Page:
When it comes to the important business of making babies, many animals take a "playing the field" type approach to doing the deed, refusing to settle long-term with anyone in particular. But for one unusually loyal species of New World monkey, commitment to one special someone seems to come naturally.
Researchers from the University of Pennsylvania performed genetic analysis on a colony of Azara's owl monkeys in the forests of Argentina and what they discovered was a remarkable departure from the rampant promiscuity found elsewhere in the Animal Kingdom. Of the of 35 offspring tested, there were no step-siblings -- meaning that the parents of each had only produced babies with one another.
In short, Owl monkeys don't swing.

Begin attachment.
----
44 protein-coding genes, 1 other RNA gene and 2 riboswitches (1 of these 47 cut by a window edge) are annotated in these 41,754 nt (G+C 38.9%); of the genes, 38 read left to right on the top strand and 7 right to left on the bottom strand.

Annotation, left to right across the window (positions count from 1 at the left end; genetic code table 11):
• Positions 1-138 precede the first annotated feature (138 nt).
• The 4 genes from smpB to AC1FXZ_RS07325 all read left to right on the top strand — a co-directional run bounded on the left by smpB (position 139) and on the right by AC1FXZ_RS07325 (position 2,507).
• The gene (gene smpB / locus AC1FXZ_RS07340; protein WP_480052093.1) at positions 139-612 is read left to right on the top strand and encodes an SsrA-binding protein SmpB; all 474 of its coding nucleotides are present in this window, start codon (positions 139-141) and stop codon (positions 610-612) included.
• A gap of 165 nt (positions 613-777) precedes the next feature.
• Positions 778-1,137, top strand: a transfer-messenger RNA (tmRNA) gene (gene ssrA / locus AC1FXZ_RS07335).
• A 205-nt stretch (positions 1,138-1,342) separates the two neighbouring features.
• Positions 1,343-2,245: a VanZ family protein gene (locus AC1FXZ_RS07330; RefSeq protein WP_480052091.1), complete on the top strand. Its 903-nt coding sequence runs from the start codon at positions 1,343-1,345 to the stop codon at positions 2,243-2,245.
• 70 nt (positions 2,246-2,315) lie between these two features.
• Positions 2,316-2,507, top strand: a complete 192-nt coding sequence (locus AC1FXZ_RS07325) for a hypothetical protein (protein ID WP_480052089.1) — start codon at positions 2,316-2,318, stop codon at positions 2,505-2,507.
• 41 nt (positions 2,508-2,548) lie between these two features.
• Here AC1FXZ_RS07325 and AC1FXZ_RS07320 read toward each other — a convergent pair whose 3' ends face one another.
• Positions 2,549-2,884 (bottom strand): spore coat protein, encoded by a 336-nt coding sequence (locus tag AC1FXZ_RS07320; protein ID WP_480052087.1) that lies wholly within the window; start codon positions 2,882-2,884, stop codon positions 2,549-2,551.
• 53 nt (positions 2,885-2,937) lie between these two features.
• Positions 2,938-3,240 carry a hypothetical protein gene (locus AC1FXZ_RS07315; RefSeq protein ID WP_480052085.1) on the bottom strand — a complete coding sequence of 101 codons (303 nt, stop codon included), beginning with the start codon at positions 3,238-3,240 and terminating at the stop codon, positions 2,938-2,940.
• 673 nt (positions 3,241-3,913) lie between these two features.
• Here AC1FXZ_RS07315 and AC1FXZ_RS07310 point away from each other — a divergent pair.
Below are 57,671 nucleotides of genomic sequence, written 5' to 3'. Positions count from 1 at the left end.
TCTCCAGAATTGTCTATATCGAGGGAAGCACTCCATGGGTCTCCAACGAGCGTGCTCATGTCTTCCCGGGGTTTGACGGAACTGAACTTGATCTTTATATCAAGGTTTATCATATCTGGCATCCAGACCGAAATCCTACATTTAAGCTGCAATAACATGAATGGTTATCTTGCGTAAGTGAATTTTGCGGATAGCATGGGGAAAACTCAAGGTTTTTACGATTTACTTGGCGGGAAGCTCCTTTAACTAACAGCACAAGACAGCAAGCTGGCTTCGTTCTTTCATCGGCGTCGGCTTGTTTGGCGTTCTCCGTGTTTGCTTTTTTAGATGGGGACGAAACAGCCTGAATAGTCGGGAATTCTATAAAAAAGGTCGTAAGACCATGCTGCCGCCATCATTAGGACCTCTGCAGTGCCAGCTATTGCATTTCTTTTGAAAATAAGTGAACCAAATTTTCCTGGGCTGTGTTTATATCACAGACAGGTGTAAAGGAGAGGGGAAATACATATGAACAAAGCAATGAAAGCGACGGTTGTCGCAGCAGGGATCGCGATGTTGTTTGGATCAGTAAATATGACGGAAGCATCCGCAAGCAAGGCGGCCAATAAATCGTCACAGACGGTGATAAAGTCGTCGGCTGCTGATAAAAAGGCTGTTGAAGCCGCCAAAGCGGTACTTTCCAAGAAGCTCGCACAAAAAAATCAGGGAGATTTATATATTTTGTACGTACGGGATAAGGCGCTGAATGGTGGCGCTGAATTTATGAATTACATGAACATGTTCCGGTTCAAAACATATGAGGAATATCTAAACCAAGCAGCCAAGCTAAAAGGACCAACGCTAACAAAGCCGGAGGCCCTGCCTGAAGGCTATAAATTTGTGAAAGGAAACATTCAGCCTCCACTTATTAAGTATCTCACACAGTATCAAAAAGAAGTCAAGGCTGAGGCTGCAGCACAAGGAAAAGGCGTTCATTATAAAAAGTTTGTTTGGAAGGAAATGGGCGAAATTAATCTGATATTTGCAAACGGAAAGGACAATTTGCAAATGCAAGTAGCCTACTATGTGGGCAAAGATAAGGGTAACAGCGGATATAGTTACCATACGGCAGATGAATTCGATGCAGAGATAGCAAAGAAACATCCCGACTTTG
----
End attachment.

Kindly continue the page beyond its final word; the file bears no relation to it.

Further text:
"Our study is the first of any primate species, and only the fourth for a pair-living mammal, to show genetic monogamy, or real faithfulness, between partners," says Eduardo Fernandez-Duque, who co-authored the study.
"We would not have been surprised if there had been at least one non-pair infant, but there were none."
But not only are Owl monkeys extremely trustable mates, they also make great parents -- in fact that, the two go hand in hand. Male parents in particularly have been seen taking a hands-on role in the lives of their young, carrying them around and feeding them -- duties taken primarily by moms in most other primate relationships.
For researchers, discovering that the animals were truly monogamous helped explain why dad took his job so seriously.
"Paternal care in owl monkeys now makes sense. The males are making a huge investment in their own offspring," says Fernandez-Duque, who notes that not a single case of indiscretion had been observed in 18 years of studying the species.
"The owl monkey story is suggesting that, under very specific ecological settings, this preference for each other leads to the pair spending a lot of time in close proximity, thus facilitating paternal care and increasing paternity certainty. Genetic monogamy is the result."